Finally, it is worthwhile to note that the messianic era is not a “happily ever after.” Maimonides notes that human beings will still function with free will and may choose to use it in a harmful way. However, this will be tempered by additional elements of clarity in seeking and understanding truth so that it will be easier to use that free will in a productive way. Maimonides adds that the messianic world will make it easier for humanity to attain the World to Come, but does not ensure it. The utopian genre, for many critics, is also one that is not an all-encompassing panacea. Sargent argues that perfection is actually not a characteristic of the utopian fiction; even in More’s Utopia, life is not perfect. Utopias are more about how they represent humanity’s evolution in community relations than they are about ultimate bliss. They need not necessarily be perfect, just “more perfect” than the current world.

One final note: Prophetic messianism, and the historical messianic movements it inspired, has seen its fair share of suspicion and criticism. Messianism has justifiably been accused of spinning fantasies in the imaginations of desperate audiences and of offering a passive mode of optimism, idealism, and empty hope in place of constructive advice and guidance. In a strong critique of Isaac Abravanel’s messianic commentary on the book of Daniel, Benzion Netanyahu epitomizes this criticism when he claims that messianism involves being


…rich in speculative fantasy. When [the men of the Middle Ages] considered the Bible, they gave their imagination the freest possible rein, and they used the ancient references, not to reconstruct the historical past, but to build their theoretical castles in the air. . . . messianic doctrine reflects the tragedy of the Jewish messianic movements…the tragedy of a people who built castles in the air, who breathed the atmosphere of dreams, rather than reality.[xxvii]                          


It is has been observed of the utopian construct as well that it is at best a fictional enterprise, and at worst, “a subversive avoidance of humanity’s current conditions and needs.”[xxviii] Literary analysts point out that while utopias might be tools for social change, they also tend to gloss over current realities; “ideology” can be both constructive and a “wholly negative concept.”[xxix]

While there is justifiable basis to both of these claims, I would venture to suggest that when it comes to prophetic messianism, the fantastical surface of the messianic words were always accompanied by realistic social criticism. The prophets never lost themselves in wistful dreaming, but accompanied it with hard advice that structured their offer of utopian future. In their words, we should see not just a “reconstruction of the historical past” in the thrill of a projected future, and not even just the theology of faith in human progress, but a form of national calling and expectation. It is a philosophy that should force us to acknowledge that perhaps, at the end of the day (pun intended), utopianism can be seen as an interesting example of a secular, modern expression of prophetic messianism, meant to challenge our assumptions, shape our philosophies and interactions and gently push us toward social and religious honesty and perfectibility. The navi proclaims the divine summons, and it is up to each of us, both individually and as a community, to seek out where and how we will answer his call.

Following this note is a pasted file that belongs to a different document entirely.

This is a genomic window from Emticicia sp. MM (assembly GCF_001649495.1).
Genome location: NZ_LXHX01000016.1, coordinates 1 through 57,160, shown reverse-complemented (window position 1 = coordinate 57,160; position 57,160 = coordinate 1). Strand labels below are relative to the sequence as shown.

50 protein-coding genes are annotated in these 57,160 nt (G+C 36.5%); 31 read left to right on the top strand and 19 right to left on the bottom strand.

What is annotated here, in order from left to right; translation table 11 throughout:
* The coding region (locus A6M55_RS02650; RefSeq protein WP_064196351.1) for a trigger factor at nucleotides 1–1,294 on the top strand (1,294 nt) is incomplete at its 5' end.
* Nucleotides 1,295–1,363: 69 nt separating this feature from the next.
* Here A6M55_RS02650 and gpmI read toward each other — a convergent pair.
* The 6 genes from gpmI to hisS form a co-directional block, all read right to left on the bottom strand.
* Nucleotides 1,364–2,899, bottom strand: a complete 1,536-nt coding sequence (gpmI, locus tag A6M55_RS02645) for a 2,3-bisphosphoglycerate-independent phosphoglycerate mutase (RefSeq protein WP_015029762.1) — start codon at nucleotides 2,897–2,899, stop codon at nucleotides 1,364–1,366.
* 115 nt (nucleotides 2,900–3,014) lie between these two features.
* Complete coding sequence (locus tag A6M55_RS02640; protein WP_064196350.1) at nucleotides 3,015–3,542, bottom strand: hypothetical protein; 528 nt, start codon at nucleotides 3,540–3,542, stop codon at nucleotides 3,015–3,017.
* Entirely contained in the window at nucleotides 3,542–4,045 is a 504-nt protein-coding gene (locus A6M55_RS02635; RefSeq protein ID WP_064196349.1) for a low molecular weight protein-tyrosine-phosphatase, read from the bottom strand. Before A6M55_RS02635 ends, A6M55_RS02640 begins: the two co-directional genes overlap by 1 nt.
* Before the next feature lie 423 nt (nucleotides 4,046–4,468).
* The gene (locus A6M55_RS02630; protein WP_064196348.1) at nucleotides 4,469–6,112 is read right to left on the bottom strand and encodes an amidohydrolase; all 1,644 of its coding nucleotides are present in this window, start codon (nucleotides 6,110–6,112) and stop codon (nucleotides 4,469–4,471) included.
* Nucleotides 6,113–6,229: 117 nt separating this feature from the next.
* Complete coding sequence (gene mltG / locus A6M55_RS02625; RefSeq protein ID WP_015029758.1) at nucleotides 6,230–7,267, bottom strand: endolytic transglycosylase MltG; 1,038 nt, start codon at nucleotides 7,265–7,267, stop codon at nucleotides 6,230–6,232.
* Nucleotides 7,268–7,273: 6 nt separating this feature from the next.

[i] Weingrad, Michael. “Why There Is No Jewish Narnia.” Jewish Review of Books Spring 2010.

[ii] Sargent, Lyman Tower. “The Three Faces of Utopianism Revisited.” Utopian Studies 5:1 (1994), pp. 1–37.

[iii] Along these lines, Sargent quotes French novelist Anatole France in describing utopian writing as “Out of generous dreams come beneficial realities” (Ibid., p. 5).

[iv] Dystopian writing is really of the same genre of social criticism as utopian writing. Dystopias exaggerate the worst parts of society, whereas utopias ask what the world would look like without them. (Sargent [see note 2] calls the dystopia a type of “jeremiad”—from the style of critical rhetoric of Jeremiah—which details how you will be punished if you continue with certain behaviors.) Indeed, neviim paint a similar picture; they present the world as it would look without improvement as a counter to the messianic prophecies. From an educational perspective, how and when each method is used is a fascinating question. For instance, Isaiah Chapter 1 is a scathing critique of the nation’s ethical behavior, and verses like “your land is desolate, your cities burnt with fire” (1:7) are the picture of the dystopian outcome. For other “dystopian” examples, see Isaiah 6:11–12, Jeremiah 4:19–28 and Jeremiah 8:1–2.

[v] Isaiah 2:4. See also Ezekiel 39:9.